A NEW police team tackling hate crime wants more people to come forward.

More than 100 hate incidents were reported last year in Breightmet and the Haulgh but officers think this is just a drop in the ocean, with many cases going unreported.

Led by 12-year Bolton police veteran Sergeant Anna Worthy, the the Bolton North Place-based Initiative (PBI) aims to work with a variety of organisations to tackle the root causes of crime.

Hate crime is one of the PBI's priorities, as it is across GMP, but the group will look to deal with all types of crime and represents a new style of policing which will see officers work closely with other public services.

Sgt Worthy's team consists of three PCs, two PCSOs and support and its launch this week means launched residents will see more officers on the streets.

Police believe people are not reporting hate crime incidents because they do not know where to take their concerns but they have urged people to come forward so that they can understand the scale of the problem, with concerns including verbal or physical abuse and racist symbols used in graffiti.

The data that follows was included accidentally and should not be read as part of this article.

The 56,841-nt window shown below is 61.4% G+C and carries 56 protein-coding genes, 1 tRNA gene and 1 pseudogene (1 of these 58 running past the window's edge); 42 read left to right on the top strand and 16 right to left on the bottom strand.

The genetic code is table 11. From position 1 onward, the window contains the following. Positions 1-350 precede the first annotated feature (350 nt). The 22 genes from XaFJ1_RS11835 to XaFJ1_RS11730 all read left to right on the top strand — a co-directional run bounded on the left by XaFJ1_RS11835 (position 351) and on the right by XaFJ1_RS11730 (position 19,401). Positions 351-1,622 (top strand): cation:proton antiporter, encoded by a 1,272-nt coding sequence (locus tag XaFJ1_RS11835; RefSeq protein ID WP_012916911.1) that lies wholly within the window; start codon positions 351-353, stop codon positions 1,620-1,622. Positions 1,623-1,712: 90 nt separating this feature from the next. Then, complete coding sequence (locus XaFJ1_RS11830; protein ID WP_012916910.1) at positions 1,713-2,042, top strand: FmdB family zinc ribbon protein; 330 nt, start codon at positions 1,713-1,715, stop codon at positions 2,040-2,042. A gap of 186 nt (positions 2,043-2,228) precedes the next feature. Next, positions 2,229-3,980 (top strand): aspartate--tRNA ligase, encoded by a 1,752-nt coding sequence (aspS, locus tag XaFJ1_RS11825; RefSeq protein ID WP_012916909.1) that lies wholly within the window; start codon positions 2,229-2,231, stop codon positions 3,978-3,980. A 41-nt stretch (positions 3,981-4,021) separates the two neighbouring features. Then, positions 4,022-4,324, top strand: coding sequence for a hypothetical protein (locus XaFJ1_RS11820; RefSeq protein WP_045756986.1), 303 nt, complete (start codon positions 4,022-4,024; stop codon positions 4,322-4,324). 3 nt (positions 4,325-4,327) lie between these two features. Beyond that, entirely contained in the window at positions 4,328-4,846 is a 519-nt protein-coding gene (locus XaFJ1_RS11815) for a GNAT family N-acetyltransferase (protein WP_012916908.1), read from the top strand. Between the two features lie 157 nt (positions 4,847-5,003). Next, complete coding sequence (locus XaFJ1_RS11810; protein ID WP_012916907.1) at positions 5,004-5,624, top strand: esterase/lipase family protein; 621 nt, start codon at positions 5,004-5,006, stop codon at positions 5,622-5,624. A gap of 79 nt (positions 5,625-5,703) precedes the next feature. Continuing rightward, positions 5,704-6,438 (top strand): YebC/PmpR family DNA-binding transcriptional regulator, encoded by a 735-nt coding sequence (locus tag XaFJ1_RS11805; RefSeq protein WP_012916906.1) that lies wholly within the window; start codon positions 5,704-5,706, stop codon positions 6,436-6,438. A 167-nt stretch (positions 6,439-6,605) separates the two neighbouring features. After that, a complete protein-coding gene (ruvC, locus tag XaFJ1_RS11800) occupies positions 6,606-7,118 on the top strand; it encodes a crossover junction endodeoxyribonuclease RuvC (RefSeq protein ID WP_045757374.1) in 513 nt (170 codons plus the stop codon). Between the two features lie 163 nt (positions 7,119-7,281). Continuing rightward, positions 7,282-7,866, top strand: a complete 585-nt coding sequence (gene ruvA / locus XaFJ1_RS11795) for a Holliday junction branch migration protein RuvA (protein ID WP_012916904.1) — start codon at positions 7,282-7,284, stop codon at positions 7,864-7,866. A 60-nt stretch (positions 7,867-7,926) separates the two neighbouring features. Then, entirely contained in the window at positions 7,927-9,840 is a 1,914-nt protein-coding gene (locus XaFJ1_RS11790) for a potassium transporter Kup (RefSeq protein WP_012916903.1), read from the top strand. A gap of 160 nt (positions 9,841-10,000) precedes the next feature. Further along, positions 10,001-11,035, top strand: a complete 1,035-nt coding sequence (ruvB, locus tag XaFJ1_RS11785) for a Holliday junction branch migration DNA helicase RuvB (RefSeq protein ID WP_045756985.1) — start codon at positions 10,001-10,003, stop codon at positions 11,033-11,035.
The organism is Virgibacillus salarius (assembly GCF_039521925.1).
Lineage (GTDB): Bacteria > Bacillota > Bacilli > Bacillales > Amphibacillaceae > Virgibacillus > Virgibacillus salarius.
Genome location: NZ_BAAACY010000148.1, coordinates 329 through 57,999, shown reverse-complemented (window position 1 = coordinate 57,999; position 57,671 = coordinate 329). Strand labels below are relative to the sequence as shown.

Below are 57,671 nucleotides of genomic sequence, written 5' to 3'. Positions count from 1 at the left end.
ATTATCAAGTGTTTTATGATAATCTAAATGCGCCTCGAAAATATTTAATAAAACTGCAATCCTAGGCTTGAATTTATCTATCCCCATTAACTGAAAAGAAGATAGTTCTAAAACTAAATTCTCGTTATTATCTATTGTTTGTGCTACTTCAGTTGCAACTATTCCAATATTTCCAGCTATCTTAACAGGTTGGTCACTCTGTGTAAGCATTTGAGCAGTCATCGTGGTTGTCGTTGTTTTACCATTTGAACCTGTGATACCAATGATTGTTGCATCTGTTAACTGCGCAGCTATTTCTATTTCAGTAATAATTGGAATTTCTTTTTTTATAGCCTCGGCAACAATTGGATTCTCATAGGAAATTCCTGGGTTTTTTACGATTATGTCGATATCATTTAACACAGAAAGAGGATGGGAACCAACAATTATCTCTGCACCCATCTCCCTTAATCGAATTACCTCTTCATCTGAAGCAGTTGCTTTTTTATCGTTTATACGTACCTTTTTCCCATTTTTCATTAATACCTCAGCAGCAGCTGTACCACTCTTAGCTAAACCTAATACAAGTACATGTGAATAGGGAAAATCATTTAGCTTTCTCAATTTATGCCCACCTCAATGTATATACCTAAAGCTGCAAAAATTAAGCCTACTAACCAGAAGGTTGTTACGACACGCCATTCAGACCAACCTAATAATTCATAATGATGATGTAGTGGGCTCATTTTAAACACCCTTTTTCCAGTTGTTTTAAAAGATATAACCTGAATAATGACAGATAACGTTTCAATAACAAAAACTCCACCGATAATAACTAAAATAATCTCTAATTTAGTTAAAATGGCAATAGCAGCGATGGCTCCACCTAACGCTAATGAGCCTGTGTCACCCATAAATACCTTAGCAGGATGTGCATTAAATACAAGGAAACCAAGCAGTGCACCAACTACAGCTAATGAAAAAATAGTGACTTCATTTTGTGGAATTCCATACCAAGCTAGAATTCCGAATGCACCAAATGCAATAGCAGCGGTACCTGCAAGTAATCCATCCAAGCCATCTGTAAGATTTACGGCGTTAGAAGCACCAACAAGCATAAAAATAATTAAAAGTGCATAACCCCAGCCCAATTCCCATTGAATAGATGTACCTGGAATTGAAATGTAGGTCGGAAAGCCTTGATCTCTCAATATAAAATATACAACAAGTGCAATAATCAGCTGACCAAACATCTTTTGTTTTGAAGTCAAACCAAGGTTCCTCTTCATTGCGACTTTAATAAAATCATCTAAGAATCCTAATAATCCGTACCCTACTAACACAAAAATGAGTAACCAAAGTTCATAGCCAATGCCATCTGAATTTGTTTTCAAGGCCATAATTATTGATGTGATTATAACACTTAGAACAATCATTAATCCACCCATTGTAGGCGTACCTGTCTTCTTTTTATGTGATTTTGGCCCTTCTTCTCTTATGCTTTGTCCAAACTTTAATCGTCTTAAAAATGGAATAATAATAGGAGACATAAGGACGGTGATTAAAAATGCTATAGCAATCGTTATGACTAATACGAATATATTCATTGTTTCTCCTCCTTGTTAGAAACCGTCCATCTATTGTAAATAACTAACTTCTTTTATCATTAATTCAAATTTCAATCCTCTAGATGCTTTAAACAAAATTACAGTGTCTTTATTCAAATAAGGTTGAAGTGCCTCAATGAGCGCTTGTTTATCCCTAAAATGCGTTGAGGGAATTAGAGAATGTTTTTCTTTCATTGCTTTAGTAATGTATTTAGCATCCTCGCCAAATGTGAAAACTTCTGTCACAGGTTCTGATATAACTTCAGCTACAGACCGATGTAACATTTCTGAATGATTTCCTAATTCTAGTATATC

READ MORE: How joint working is helping the police get to the root of repeat callers

Sgt Worthy said: "It's so important that we get the response right on hate crime, it's one of the worst things that can happen to people. We need it reported for us to do our bit.

"People don't always know what to do, they don't understand the process of how to report it. For us to take action we need people to report it to us. We need to understand what's going on."

Chief inspector Mike Russell explained that the PBI's work would just be the beginning, with GMP planning to do more work with community and faith groups to tackle hate crime issues.

"Hate crime is a force and a divisional priority," he said.

"We will be doing more community work to encourage reporting as it really important people know how to report hate crime and incidents to us.

"We will also be looking to work with all faith establishments to teach them how they can report crime on behalf of their members or to help their members to do that."

READ MORE: What is a hate crime and how do you report it?

As well as working on hate crime, the team plans to use its links with other agencies to get to the root of ongoing problems - especially involving people who repeatedly call 999 - in an effort to reduce the pressure on under-resourced emergency services.